The workgroup may wish to consider “usual” practices for fundraising involving grateful patients in other parts of the institution for their suitability, or unsuitability, in psychiatry. To illustrate, some institutions may use lists of potential donors with some reference to the illness or “cause” that they are most concerned about. When mental illness is involved, this “tie” to a clinical diagnosis may be stigmatizing. Workgroup members will need to consider whether practices such as these should be used in relation to fundraising for psychiatry-related initiatives at their medical school.
Second, the workgroup should identify philanthropic activities related to mental illness and psychiatry that do not appear to be ethically problematic. One example would be to make sure that the general fundraising materials of the institution include psychiatric programs, or patients with mental illness, as an “earmarked” destination for donations—a common practice for pediatric programs or patients with cancer. The workgroup could also explore program development opportunities related to mental illness that have merit in light of other initiatives at the institution. Examples may include creating a behavioral health component in a cardiac care center, an autism unit in an affiliated pediatric hospital, or a psycho-oncology initiative in a breast cancer program. The philanthropic targets may be linked with pressing local and national issues, such as proactive efforts to prevent teen suicide, to perform research in elder mental health, or to build better access for certain underserved patient populations. Fundraising goals may also be defined in relation to salient events within the area, such as the effects of fire or flood on neighboring families, the mental health consequences of a local factory closure, or impact of the death of a prominent community leader to suicide.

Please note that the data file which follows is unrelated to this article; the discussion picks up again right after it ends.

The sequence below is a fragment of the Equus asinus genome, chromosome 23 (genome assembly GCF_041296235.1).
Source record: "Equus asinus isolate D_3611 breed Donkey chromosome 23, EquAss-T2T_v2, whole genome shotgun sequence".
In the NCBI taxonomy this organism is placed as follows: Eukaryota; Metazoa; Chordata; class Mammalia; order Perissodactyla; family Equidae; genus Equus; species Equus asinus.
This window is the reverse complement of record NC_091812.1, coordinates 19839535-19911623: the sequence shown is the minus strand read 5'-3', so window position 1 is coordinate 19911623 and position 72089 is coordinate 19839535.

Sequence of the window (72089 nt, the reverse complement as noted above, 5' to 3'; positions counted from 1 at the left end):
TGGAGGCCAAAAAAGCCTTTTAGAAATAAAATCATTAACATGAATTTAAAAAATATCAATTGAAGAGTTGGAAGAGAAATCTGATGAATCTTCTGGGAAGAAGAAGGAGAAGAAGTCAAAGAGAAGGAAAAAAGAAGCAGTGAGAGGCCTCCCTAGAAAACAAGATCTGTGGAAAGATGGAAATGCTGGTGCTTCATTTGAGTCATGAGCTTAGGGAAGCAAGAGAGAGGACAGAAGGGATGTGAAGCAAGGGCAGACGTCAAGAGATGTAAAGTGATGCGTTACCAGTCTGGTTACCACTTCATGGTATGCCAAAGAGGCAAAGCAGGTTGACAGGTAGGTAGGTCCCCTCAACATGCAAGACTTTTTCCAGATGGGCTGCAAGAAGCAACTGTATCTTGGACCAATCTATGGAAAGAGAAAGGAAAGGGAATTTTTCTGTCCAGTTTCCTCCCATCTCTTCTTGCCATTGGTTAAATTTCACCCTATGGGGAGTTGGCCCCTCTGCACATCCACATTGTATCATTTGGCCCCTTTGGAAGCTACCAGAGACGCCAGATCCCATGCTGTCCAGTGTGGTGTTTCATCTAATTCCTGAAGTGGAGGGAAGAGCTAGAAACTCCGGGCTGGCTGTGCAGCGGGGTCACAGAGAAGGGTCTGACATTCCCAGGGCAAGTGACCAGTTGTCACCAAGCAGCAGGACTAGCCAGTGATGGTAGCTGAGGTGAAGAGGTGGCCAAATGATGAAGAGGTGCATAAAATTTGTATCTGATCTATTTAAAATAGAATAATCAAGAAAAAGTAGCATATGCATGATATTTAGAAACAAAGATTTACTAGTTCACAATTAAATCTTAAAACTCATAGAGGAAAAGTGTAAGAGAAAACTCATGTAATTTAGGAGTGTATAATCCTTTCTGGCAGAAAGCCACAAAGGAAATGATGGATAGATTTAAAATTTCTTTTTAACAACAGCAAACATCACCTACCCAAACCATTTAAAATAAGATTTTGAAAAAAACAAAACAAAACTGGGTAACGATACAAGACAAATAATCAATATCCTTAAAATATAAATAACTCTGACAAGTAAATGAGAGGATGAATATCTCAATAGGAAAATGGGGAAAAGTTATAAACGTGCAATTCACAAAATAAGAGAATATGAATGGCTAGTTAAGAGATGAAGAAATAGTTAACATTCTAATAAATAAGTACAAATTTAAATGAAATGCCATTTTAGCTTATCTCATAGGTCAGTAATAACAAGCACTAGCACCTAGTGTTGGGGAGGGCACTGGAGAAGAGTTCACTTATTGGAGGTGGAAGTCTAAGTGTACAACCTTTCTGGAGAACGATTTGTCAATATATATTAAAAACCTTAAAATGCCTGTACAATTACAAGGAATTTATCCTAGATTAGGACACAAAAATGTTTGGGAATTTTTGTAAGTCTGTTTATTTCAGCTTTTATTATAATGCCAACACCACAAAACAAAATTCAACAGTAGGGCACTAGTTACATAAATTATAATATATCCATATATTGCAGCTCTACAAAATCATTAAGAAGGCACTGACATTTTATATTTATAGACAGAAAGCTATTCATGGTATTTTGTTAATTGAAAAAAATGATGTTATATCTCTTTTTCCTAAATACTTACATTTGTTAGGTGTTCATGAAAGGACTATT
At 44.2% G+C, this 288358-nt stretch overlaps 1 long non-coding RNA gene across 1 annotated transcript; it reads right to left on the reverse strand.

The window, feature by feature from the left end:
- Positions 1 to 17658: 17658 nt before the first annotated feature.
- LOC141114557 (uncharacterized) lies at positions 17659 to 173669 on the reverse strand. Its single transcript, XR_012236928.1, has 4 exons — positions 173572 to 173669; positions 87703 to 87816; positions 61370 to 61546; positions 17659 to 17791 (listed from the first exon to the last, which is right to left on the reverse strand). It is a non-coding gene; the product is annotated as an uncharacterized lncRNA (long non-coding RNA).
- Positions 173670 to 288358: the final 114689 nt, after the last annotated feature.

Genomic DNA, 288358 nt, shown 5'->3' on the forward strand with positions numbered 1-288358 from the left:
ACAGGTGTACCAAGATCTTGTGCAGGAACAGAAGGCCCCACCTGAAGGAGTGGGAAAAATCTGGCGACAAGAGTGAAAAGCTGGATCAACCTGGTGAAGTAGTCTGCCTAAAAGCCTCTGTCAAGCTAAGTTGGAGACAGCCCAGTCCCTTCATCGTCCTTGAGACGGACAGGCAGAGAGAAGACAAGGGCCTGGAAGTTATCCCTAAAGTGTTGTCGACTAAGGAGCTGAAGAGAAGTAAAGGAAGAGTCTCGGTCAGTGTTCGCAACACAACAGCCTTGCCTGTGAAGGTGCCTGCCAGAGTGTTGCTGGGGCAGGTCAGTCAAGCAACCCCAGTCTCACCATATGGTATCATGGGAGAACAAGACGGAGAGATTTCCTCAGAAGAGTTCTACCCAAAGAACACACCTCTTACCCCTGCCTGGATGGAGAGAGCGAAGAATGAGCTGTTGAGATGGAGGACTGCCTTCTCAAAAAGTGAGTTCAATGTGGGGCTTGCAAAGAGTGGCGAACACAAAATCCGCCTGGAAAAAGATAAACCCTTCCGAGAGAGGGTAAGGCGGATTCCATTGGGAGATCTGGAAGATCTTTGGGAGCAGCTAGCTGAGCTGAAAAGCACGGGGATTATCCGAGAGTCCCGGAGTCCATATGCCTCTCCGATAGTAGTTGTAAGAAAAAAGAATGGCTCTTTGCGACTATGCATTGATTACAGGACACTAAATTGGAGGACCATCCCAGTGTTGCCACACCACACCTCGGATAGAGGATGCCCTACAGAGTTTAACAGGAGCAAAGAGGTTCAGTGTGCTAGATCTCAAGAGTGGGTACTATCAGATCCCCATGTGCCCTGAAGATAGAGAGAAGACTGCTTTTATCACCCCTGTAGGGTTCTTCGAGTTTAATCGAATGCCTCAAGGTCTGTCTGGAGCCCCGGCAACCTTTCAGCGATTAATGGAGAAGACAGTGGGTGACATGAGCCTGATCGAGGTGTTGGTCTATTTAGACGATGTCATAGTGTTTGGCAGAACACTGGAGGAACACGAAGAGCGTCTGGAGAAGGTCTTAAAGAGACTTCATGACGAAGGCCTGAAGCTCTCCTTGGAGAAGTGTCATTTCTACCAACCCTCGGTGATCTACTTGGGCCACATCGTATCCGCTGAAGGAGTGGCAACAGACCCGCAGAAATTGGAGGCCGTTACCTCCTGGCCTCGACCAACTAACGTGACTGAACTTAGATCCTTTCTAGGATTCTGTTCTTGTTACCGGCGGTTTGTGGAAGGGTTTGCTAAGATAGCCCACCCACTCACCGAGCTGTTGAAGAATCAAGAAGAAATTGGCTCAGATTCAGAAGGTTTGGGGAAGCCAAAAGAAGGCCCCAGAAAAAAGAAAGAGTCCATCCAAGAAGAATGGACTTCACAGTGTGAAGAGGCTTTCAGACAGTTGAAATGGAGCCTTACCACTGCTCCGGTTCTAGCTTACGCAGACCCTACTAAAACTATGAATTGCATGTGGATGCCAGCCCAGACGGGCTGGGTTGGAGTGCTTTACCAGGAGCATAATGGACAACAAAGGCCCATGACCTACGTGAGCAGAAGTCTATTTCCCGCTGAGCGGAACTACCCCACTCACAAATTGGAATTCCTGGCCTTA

Several ethics concepts will have central importance in the workgroup’s discussions of unacceptable and acceptable practices for psychiatric fundraising at the institution. The duty to place therapeutic obligations above all other interests (beneficence) and to adhere to this principle rigorously (integrity) will have greatest weight in these deliberations. In addition, the workgroup will need to consider institutional practices in light of other ethically important issues such as respect for the rights and autonomy of people with mental illness and the heightened expectations for confidentiality. Finally, the workgroup will need to think about promise-keeping (fidelity) and responsible use of resources (stewardship). Each of these concepts is important, but beneficence and integrity are the ‘first among equals’; they are the principles with the greatest weight in establishing practices—and precedents—within the institution. This collaborative dialogue will help the advisory workgroup develop a shared working understanding of how to assign proper valence to specific ethical concerns that will arise in relation to gift-giving at the institution. These are situations riddled with competing pressures and conflicting interests but which may be resolved through explicit ethical decision-making and safeguarding efforts.